Monday, May 17, 2021
The US Food and Drug Administration warns that powerful magnets in some mobile phones and smartwatches can interfere with pacemakers and other embedded medical devices.
Studies have shown that these high-strength magnets can cause some implants to switch to “magnet mode” and stop functioning normally until the magnets move away from the device.
Many implants have a “magnet mode” that allows them to be safely operated during the following medical procedures: MRI Scan Doctors usually activate these functions by placing high-strength magnets near the implant. Removing the magnetic field restores normal operation of the medical device.
The FDA said patients with implanted medical devices should take the following precautions:
- Keep your cell phone or smartwatch 6 inches away, especially from embedded medical devices. heart Defibrillator. Do not carry these devices in the pockets above the medical implants.
- If you have a home monitoring system, use it to verify your device. Talk to your doctor if you have any symptoms or have questions about magnets in home appliances or implantable medical devices.
- When near high-strength magnets, devices in magnetic safe mode may stop working or change the way they work. For example heart Defibrillator You may not be able to detect a rapid heart rate known as tachycardia.Or it may switch pacemaker Moves to asynchronous mode and blocks its sensing function.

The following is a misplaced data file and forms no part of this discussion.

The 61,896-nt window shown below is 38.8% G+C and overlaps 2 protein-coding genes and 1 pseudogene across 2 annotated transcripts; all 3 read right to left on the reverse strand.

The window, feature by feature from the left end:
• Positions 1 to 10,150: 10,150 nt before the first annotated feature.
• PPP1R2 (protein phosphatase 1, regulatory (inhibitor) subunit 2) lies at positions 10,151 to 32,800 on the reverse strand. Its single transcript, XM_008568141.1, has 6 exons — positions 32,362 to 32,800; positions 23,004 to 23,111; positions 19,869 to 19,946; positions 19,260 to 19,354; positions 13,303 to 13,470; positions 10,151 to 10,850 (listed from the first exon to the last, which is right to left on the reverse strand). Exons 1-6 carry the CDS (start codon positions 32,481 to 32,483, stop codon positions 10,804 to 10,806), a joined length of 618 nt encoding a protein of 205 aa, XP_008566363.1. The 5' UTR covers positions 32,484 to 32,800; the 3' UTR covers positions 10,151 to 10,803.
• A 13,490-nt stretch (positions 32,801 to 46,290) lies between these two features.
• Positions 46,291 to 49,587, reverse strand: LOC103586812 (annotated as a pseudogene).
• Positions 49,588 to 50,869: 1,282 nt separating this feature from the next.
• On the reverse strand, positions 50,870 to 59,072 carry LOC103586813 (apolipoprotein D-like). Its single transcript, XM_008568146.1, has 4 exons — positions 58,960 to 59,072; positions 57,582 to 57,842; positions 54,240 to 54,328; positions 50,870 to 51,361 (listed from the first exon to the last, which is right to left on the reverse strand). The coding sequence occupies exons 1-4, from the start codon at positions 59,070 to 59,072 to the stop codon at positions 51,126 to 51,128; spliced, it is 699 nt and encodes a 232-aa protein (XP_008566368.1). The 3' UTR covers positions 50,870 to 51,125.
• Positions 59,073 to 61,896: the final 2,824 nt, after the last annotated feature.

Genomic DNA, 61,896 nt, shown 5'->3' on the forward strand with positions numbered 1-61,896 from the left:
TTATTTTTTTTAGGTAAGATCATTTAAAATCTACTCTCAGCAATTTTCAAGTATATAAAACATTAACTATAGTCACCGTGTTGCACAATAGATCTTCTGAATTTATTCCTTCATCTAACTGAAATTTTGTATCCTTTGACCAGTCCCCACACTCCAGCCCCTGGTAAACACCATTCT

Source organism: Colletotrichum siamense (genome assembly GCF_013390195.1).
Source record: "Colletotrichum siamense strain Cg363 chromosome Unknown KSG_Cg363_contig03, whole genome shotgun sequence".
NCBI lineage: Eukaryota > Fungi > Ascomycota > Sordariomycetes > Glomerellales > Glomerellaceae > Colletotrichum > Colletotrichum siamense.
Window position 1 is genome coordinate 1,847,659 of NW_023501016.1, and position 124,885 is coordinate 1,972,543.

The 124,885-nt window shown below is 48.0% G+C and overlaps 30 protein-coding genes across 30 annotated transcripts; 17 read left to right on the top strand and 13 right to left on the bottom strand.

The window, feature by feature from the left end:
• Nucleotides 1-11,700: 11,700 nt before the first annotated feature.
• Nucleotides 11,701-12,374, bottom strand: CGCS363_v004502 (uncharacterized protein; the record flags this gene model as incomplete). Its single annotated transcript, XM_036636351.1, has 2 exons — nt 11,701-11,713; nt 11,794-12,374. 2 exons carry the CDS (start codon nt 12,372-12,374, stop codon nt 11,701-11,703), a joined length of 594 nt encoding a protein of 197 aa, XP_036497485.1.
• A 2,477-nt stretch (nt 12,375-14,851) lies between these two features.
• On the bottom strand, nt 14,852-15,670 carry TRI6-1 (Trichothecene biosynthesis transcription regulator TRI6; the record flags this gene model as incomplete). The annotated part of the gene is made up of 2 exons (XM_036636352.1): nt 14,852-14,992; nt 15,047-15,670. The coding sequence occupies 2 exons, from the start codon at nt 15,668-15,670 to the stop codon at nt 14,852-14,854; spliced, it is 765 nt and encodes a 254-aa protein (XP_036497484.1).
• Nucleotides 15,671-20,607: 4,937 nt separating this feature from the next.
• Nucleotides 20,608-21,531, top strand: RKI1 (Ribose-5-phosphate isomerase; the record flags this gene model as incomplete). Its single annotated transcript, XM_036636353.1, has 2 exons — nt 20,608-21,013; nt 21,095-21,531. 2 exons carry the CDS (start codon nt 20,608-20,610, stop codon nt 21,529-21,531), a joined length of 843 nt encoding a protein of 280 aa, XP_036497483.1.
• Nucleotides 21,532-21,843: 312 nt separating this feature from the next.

Embedded devices are designed to assist Cardiac dysfunction, Fast or slow heart rate, etc. The FDA warned in a government news release that patients could become dizzy, unconscious, or even die if the device failed.
The FDA has conducted its own tests on several products that use the high magnetic field strength magnet function and said it considers the risk to patients to be low. The agency said it was not aware of any adverse events associated with this issue at this time.
For more information
The US Food and Drug Administration Embedded medical device..
Source: US Food and Drug Administration, News Release, May 13, 2021
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Mobile phone magnets, smartwatches could affect pacemakers, FDA warns-MedicineNet Health News
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